Ouch. From the Oregon Supreme Court opinion, here:
With regard to the amount of costs and disbursements on review, defendant filed a statement of those costs and disbursements seeking the total sum of $561,816.84, plus $638 per day from July 1, 2010, until the letter of credit procured by defendant is released. Plaintiff filed objections to the cost bill, including an objection that defendant had waived any claim for costs incurred before the Court of Appeals. Plaintiff asserted that defendant did not timely submit a claim for those costs under ORS 20.320 (cost statement must be filed 21 days from the date of the appellate court’s decision) and ORAP 13.05(5)(a) (same; also providing that the filing of a petition for review or reconsideration does not suspend the time for filing a cost statement).
Plaintiff’s objection is well taken, and we disallow defendant’s request for costs that it did not seek within 21 days of the decision of the Court of Appeals. Those disallowed costs include the transcript costs ($10,037.80) and costs related to maintaining the letter of credit prior to the issuance of the Court of Appeals decision. We allow the prevailing party fee ($100), the filing fee ($140), and the cost of filing briefs in the Supreme Court ($255.10). We also allow the cost of maintaining the letter of credit after the Court of Appeals issued its decision ($367,205.82 through June 30, 2010).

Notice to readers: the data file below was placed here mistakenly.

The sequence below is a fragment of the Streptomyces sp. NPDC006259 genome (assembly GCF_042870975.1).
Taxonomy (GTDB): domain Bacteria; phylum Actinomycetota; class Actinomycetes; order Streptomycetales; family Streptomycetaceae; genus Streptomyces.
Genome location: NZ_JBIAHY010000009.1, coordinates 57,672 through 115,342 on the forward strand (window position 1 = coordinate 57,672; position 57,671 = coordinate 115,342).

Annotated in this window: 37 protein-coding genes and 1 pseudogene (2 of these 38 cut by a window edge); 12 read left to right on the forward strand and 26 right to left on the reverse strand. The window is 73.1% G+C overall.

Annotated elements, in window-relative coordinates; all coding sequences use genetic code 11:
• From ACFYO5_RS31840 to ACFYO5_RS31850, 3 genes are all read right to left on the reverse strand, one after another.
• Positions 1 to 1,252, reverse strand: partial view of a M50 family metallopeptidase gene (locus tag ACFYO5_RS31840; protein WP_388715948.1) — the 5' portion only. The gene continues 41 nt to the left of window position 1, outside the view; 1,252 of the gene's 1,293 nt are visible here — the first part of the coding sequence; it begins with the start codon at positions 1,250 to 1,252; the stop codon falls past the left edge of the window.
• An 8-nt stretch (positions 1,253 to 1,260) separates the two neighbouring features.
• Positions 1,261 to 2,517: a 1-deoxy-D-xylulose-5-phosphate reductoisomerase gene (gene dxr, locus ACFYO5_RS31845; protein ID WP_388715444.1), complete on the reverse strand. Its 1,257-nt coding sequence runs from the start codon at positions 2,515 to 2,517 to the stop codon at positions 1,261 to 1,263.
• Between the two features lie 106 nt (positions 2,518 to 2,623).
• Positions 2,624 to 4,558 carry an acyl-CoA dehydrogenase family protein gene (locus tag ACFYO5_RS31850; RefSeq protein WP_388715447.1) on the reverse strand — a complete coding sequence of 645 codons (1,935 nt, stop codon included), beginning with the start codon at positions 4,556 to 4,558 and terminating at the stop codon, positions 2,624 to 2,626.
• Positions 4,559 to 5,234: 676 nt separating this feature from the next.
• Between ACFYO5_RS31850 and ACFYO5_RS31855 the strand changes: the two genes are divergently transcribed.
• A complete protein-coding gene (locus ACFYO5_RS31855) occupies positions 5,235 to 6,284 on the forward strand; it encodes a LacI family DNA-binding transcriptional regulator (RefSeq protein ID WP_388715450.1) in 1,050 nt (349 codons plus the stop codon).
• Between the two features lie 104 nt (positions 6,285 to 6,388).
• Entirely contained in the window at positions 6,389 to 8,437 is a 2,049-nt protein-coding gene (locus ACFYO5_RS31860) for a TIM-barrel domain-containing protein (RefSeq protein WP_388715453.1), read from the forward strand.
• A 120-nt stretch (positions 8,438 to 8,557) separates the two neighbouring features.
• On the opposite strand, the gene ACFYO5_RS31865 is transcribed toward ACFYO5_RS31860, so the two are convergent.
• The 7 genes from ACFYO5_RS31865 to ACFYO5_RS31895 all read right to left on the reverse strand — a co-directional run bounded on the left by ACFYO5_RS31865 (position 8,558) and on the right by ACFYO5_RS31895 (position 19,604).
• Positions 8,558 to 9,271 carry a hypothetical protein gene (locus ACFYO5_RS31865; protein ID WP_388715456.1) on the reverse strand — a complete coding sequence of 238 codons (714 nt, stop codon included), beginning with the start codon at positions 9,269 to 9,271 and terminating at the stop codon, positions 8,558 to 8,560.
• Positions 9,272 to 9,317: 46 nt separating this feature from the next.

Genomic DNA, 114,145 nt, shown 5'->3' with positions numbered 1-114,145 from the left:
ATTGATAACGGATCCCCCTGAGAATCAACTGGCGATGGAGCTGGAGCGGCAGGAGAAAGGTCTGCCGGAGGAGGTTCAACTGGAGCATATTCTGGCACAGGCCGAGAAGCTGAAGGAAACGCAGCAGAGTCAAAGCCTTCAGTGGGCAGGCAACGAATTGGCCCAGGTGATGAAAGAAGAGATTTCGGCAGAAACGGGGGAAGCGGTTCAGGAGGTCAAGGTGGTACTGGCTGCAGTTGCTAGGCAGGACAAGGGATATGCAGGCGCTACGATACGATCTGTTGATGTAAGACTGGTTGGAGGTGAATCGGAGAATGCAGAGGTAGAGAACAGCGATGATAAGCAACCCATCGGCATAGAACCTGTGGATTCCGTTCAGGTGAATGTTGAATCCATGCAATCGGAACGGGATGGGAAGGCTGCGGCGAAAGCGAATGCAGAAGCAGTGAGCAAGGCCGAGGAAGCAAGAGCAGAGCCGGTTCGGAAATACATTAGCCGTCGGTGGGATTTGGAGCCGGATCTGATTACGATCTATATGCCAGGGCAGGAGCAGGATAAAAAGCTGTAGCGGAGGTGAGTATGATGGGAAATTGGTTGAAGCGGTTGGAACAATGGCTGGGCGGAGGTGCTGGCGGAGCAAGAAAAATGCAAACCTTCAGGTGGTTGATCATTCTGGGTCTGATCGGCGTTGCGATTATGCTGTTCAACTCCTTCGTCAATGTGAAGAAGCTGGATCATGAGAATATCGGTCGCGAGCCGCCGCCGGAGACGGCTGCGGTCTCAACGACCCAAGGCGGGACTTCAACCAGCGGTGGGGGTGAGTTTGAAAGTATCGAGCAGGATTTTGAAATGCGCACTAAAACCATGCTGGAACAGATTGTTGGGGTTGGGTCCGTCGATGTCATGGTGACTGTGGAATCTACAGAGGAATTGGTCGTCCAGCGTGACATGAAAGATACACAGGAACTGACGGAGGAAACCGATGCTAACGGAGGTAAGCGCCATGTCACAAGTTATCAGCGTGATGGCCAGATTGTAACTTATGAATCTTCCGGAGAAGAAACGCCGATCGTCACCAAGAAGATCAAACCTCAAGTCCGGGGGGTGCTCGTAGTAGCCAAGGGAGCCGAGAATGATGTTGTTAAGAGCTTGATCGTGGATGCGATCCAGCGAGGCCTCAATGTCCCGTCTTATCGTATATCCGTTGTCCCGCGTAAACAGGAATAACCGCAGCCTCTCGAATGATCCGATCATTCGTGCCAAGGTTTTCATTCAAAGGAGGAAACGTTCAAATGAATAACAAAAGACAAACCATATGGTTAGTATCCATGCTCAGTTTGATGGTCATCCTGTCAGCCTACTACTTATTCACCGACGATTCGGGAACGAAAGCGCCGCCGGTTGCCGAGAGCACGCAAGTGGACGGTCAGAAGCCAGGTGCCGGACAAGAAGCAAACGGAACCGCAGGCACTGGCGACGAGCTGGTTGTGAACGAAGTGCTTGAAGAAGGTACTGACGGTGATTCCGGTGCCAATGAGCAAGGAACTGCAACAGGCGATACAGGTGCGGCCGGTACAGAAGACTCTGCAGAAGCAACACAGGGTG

The total amount of allowed costs is $367,700.92, plus $638 per day from July 1, 2010, until release of the letter of credit or issuance of the appellate judgment, whichever occurs first.
2/16/2015: Big Tobacco lawyers Sharon Rudnick and William F. Gary save $125M for Phillip Morris
In the Oregon Court of Appeals, here: